What I Did On the Airplane

Howdy, folks!  The Window Philosopher has returned, after two of the most amazing weeks of my life on an island in Greece with 90 other choir people.  I wish we all could have stayed longer.  I met so many awesome people, and then had to leave them.  So I miss Syros, but it’s kind of nice to be home.

It would be an injustice if I didn’t tell you, my dear readers, all about it.  But for now, I’m holding off while I consider making a video blog of the trip instead.  Well then why are you writing, Peuce?  WE WANNA HEAR ABOUT GREECE!  Yes, I know you do, but until that’s ready, I will give you something else I love doing: album reviews.

See, international travel means long plane rides, and long plane rides mean lots of time to listen to music.  I didn’t really expand my horizons with these, but I have expanded my knowledge of two of my most favoritest bands, Jars of Clay and Death Cab for Cutie.  So without further ado:

Inland

Inland cover art

by Jars of Clay

Gray Matters (2013)

If there’s one thing that got me excited about Amazon Prime Music, it’s that I could listen to Jars of Clay’s most recent album for free.  Even I had bought it first, it would have been worth the price.  Jars of Clay always proves to be good at trying new things, and this album is no different.

What distinguishes Inland from previous Jars albums is that sounds a little more pop, a little more indie.  Everything else I love about Jars is still there.  The harmonies and chords are more than just G-Em-C-D.  The lyrics are meaningful (they are nearly poets in some of these).  These are songs about living, not just abstract statements.  They all apply to and can have relevance to any listener.  Beyond the newfound nuances in their sound, they are still Jars of Clay.

The first two tracks are amazing.  “After the Fight” opens the album powerfully and upbeatedly (not sure if that’s a word).  “Age of Immature Mistakes” is half love song, half pointing out what’s wrong with our view of love.  (“I don’t know enough about love, so I make it up.”)  “Reckless Forgiver” features the neat addition of a solo violin.  Some of the middle tracks fell a little flat for me.  Even “Fall Asleep” didn’t quite live up to the expectations I had for it.  However, the ending kicks things back into gear with the pointed “Left Undone” and “Inland”, unfulfilled, but with a definite and optimistic direction.  It’s not a concept album, but there’s a definite journey from the first track to the last.

If you are a Jars of Clay fan, buy this album.  They’ve created something familiar yet refreshing, true to form.  If you’re a fan of indie and/or Christian music, you might give it a shot too.  It’s likely a little different from what you’ve heard, but whoever said trying new things wasn’t a good idea?

Just keep heading inland.

Inland

stars4

Versus other Jars albums I’ve listened to:

Who We Are Instead will forever and always be my favorite, but Inland is a solid addition to their discography.

  1. Who We Are Instead (2003)
  2. Good Monsters (2006)
  3. Inland (2013)
  4. The Eleventh Hour (2002)
  5. If I Left the Zoo (1999)

 

Narrow Stairs

Narrow Stairs cover art

by Death Cab for Cutie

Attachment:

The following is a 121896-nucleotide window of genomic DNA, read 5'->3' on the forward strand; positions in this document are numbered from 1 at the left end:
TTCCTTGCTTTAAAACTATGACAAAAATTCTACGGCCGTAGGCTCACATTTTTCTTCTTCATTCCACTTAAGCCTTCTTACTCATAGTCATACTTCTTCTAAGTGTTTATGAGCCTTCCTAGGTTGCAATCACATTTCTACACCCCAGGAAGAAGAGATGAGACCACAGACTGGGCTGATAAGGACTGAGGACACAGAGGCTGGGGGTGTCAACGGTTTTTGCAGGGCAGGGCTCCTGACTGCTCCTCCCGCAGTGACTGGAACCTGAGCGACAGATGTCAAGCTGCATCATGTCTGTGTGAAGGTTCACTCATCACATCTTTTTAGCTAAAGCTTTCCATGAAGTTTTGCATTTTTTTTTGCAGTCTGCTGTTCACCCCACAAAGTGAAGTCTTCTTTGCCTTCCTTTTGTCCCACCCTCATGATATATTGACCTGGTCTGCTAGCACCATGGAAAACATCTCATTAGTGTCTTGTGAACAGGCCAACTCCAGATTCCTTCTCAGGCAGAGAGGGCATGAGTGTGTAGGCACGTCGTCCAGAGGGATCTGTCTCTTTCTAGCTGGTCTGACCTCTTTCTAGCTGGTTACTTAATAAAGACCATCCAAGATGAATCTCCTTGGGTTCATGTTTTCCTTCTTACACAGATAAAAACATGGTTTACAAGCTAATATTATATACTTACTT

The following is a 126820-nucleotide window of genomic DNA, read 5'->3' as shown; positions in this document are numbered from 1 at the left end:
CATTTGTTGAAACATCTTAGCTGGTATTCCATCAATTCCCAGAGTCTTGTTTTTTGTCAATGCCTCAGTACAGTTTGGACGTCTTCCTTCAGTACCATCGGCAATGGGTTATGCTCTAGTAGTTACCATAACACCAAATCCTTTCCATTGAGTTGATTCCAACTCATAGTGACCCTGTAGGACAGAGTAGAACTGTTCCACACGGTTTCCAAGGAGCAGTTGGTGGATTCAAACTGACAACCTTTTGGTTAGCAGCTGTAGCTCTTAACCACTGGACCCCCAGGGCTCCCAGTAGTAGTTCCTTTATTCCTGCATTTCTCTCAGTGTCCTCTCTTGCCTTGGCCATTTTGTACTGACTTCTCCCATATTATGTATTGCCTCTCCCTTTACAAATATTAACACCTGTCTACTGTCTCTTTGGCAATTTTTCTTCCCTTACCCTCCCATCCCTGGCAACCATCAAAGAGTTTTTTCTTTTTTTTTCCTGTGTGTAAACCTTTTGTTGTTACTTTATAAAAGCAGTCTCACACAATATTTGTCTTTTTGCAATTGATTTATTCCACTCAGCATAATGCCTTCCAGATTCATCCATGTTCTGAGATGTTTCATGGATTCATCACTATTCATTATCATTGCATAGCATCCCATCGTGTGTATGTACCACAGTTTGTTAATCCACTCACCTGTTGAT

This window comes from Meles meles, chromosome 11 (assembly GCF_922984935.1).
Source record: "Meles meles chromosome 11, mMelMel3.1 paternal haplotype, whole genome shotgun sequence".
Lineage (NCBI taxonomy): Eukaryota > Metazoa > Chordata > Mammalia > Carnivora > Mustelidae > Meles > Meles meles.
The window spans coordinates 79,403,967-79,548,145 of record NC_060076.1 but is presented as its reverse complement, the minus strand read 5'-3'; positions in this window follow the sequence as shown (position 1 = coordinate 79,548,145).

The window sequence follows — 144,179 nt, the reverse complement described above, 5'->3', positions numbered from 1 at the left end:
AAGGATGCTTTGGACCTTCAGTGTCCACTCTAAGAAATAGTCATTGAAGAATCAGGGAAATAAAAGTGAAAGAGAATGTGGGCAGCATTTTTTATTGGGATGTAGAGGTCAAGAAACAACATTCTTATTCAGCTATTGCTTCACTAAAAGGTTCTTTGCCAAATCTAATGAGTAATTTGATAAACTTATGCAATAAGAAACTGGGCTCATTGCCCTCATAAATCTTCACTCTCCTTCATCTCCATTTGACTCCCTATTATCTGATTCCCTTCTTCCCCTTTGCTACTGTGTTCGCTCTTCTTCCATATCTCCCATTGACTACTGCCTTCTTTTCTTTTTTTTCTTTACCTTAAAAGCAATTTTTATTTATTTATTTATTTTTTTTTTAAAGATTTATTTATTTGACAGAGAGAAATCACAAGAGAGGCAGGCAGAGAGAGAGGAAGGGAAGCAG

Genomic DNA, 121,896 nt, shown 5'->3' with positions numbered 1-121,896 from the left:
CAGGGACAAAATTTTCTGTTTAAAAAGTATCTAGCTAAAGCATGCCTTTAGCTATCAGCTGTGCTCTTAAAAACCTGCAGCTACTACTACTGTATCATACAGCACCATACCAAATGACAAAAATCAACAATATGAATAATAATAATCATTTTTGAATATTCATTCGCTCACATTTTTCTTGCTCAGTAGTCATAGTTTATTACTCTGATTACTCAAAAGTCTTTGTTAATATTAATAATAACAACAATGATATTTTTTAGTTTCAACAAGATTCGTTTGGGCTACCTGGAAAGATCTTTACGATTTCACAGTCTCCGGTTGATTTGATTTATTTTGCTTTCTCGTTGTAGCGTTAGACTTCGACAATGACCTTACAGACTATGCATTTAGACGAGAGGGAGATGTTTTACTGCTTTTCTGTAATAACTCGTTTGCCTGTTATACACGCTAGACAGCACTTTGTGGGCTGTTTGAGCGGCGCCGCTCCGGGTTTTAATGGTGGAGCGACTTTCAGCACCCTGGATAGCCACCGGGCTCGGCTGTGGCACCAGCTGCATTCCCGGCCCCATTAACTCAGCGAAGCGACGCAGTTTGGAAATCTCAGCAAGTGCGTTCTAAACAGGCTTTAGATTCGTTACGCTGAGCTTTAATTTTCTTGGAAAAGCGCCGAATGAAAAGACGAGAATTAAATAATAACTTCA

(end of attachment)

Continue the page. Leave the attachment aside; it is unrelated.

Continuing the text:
Atlantic, Barsuk (2008)

I only discovered them this year, but Death Cab for Cutie has come to be one of my favorite bands.  And (I promise Amazon is not paying me to say this) a lot of their music has ended up on Prime Music as well.  So, I seized the opportunity, and discovered a bit more than I expected.

I say this because Ben Gibbard’s songwriting can never be labeled as cheery (at least until Codes and Keys).  DCFC excels at writing beautiful songs about sad things, which are after all part of living.  But this album is at times downright depressing.  In the end, it’s mainly the closing tracks “Pity and Fear” and “The Ice Is Getting Thinner” that keep me from giving Narrow Stairs a higher score.  Most of their songs have some hint of optimism.  Not these two.

However, some tracks still shine enough for me to enjoy listening to this album.  “Grapevine Fires” is a melancholy slow dance on the theme of the wildfires in California.  And while “Your New Twin Size Bed” is full of heartbreak, the fact that it’s written in the second person keeps it from self-pity.  It’s a beautiful and impassioned song.  (“I tried not to worry, but you’ve got me terrified.  It’s like you’re in some kind of hurry to say goodbye.”)  “Cath…” and “Long Division” are catchy as all get out, though you’d never guess it by their lyrics.

What lifts Narrow Stairs from the grave is still the complex instrumentations and melodies I love about DCFC.  It’s not an album for everyone, but I would give it a listen if you want to call yourself a fan.  I might give it three and a half stars, but I’m too lazy to make a half-star image right now.

Narrow Stairs

stars3

Versus other Death Cab albums I’ve listened to:

Don’t get me wrong, Narrow Stairs is good.  I just prefer a little less despair.  (And yes, I actually like Codes and Keys better.  I don’t know why people bash that album.)

  1. Plans (2005)
  2. Codes and Keys (2011)
  3. Narrow Stairs (2008)

Well, folks, I won’t take up any more of your time, but I’ve got one more review up my sleeve for later.  It’s the last album I listened to on this trip, and probably my favorite.  Any guesses?

Peace.

 

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